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A recent academic paper on automated classifiers (‘The use of automated identification of bat echolocation calls in acoustic monitoring: A cautionary note for a sound analysis‘) highlights the importance of a key part of our bat call identification method: manual checking of automated classifiers’ results.

All bats and their roosts are protected from harm and disturbance at all times by EU and UK law, and their foraging habitats also receive some protection within the planning system. Licensed professionals, such as ourselves, carry out a range of bat surveys at sites varying from large housing developments to the removal of individual trees or buildings. These surveys are a legal requirement and integral to planning permission submissions.

Spectrogram showing pipistrelle bat call

Spectrogram showing pipistrelle bat call

A useful tool to support surveys of bats is the use of automated classifiers. These analyse and attempt to recognise bat calls from recordings made by detectors such as SM2+s, and can provide an indication of the likely species. However, as the recent publication by Russo and Voight (2016) demonstrates, “no classifier has yet proven capable of providing correct classifications in 100% of cases or getting close enough to this ideal performance”.

Because of this, at Baker Consultants, our bat experts manually check each call following the use of automated classifiers to ensure accuracy. Automated classifiers remain an extremely useful tool when surveying bats, which are by their nature nocturnal, elusive and often cryptic, but, as this research shows, expert opinion is still needed to validate the results.

Read more about our bat survey capabilities here.

Bioacoustic recorders could provide us with vital additional information to help us protect rare and endangered birds, such as the European nightjar. Research, led by Newcastle University, found that newly developed remote survey techniques were twice as effective at detecting rare birds as conventional survey methods.

Using automated equipment to record nightjars at dawn and dusk, when the birds are most active, the team found a 217% increased detection rate of the nightjar over those carried out by specialist ornithologists. Published this month in the prestigious academic journal Public Library of Science One (PLOS ONE) (article available here), lead author Mieke Zwart said the findings suggest that automated technology could provide us with an important additional tool to help us survey and protect rare birds.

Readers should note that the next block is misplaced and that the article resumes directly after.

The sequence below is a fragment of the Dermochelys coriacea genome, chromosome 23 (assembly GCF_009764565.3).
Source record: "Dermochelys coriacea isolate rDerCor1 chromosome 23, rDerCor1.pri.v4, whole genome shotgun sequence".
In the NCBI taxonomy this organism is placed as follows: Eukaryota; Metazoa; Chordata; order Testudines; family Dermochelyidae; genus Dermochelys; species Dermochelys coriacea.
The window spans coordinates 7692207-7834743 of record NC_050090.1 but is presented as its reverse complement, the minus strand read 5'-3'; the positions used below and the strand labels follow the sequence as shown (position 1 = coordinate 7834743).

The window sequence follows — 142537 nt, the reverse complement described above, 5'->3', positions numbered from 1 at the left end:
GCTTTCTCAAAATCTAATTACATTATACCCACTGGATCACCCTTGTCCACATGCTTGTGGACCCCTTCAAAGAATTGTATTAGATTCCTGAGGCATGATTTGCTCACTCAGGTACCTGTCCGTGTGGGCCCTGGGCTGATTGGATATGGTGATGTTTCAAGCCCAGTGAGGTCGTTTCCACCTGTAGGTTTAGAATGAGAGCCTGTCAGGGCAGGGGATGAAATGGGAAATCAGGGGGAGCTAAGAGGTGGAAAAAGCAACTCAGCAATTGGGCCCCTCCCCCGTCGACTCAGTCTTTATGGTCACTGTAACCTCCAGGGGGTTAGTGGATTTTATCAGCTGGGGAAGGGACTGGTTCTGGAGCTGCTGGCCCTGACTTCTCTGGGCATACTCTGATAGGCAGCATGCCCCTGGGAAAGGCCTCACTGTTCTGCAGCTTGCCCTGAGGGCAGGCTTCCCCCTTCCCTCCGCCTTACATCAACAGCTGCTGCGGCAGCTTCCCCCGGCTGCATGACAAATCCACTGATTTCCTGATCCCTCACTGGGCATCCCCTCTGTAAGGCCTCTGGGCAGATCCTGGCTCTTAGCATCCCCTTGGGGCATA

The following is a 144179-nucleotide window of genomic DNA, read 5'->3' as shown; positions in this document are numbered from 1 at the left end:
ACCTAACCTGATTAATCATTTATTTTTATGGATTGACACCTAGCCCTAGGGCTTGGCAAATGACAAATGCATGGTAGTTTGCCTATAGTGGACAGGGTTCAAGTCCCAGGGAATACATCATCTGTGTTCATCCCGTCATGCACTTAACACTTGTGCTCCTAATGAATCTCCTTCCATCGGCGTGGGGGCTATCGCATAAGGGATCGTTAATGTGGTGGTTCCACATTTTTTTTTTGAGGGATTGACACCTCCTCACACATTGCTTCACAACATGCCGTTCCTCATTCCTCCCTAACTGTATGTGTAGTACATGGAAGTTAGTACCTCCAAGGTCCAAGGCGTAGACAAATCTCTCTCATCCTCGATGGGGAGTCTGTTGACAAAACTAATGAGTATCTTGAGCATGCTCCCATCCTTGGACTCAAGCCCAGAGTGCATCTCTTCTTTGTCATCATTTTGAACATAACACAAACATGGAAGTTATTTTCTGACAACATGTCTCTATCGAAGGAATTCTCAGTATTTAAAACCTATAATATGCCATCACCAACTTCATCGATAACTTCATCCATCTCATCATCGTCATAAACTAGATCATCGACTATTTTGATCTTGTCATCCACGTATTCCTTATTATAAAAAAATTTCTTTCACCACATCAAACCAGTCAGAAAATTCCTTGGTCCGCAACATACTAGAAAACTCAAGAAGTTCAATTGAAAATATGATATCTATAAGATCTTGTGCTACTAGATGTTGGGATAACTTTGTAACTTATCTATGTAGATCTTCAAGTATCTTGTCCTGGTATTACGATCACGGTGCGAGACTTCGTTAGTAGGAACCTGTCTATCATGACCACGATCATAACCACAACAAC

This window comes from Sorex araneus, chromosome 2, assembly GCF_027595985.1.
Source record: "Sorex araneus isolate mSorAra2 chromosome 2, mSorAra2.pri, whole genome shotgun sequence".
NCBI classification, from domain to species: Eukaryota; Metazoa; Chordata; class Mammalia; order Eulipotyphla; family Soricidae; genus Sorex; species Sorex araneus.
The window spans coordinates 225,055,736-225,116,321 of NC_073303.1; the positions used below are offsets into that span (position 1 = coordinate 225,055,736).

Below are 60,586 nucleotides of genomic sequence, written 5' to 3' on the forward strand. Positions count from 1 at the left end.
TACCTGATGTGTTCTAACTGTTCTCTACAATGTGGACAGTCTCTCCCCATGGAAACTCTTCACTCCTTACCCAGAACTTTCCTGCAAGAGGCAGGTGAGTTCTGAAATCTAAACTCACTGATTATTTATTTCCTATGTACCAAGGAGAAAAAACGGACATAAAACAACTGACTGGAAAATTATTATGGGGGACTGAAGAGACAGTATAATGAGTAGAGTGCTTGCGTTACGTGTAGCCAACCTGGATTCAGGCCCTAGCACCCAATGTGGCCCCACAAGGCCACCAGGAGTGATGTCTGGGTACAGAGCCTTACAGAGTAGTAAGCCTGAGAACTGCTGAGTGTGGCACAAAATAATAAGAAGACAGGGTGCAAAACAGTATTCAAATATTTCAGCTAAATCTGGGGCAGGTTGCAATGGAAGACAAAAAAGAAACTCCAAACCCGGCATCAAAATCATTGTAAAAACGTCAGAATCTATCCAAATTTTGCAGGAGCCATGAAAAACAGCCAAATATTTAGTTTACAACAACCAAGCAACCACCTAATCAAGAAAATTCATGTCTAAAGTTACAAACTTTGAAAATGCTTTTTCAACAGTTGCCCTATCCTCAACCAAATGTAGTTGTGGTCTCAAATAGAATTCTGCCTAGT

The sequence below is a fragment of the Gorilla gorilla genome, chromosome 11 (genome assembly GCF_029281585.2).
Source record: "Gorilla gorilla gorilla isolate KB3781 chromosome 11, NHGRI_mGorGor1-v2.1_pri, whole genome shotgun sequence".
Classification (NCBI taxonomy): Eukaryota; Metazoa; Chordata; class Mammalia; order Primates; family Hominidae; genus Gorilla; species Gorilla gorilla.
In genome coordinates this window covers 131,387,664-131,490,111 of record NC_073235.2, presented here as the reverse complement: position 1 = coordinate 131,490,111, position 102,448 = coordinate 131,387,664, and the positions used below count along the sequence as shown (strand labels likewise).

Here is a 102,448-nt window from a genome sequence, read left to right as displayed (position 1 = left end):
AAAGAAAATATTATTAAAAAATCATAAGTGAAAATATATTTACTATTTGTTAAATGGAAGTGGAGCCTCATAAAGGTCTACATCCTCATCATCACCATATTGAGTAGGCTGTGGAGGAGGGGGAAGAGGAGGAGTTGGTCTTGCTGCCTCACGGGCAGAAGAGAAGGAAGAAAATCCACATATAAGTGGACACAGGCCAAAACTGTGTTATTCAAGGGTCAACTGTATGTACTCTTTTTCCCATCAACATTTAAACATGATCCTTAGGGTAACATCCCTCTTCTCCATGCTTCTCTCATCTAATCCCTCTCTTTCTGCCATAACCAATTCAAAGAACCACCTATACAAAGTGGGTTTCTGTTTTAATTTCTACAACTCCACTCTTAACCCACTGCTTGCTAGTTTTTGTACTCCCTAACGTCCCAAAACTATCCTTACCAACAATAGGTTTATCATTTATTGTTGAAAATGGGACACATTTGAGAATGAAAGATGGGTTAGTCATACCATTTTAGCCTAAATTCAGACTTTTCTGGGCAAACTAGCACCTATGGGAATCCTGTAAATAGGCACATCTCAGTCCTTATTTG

“The results of this research will help conservationists monitor endangered species more effectively,” explains Mieke, who carried out the research as part of her PhD, supported by Baker Consultants Ltd and Wildlife Acoustics Inc. “The European nightjar, for example, is only active at night and is very well camouflaged, making it difficult to detect using traditional survey methods. Using bioacoustics techniques we can more accurately build up a picture of where these birds are, population numbers, movement and behaviour.”

The European nightjar – Caprimulgus europaeus – is a migratory species protected under the Birds Directive (Directive 2009/147/EC) and in the UK by the classification of Special Protection Areas (SPAs). Nesting on lowland heath, such as parts of Sherwood Forest and Thames Basin Heath, the nightjar can be negatively affected by developments including housing. Due to this, as part of the planning process, developers must now provide data on presence and abundance of nightjar and provide mitigation plans to prevent their disturbance before planning applications will be considered.

Traditional bird survey methods involve specialist ornithologists conducting field surveys to identify and count the birds they encounter. However, these are time-consuming, must be performed by experts, and could be inaccurate when surveying species that are difficult to detect.

Bioacoustics is the science of recording of wildlife sounds and processing that data to provide information on species numbers, movement or behaviour. Using automated audio recorders and analysis software, the technology is ‘trained’ to automatically recognise the calls of individual species, in this case the nightjar. Remote recorders were deployed at specific sites and the results were compared against observations from standard human field surveys of the same sites.

Andrew Baker, co-author of the paper, said: “This is a key piece of research that has demonstrated how effective bioacoustics techniques can be for providing ecological data. This research has challenged conventional methods and could be applied to a wide range of species to give more accurate, objective data on bird numbers and distribution. The study has implications for a range of other species, including black grouse (Tetrao tetrix), capercaillie (Tetrao urogallus) and woodlark (Lullula arborea). This is especially important when information on species presence and abundance is used to inform conservation projects or development plans.”

Read more about our latest nightjar bioacoustics project here.

Source Information: “The use of automated bioacoustic recorders to replace human wildlife surveys: An example using nightjars.” Mieke C. Zwart, Andrew Baker, Philip J. K. McGowan, Mark J. Whittingham. PLOS ONE, July 16, 2014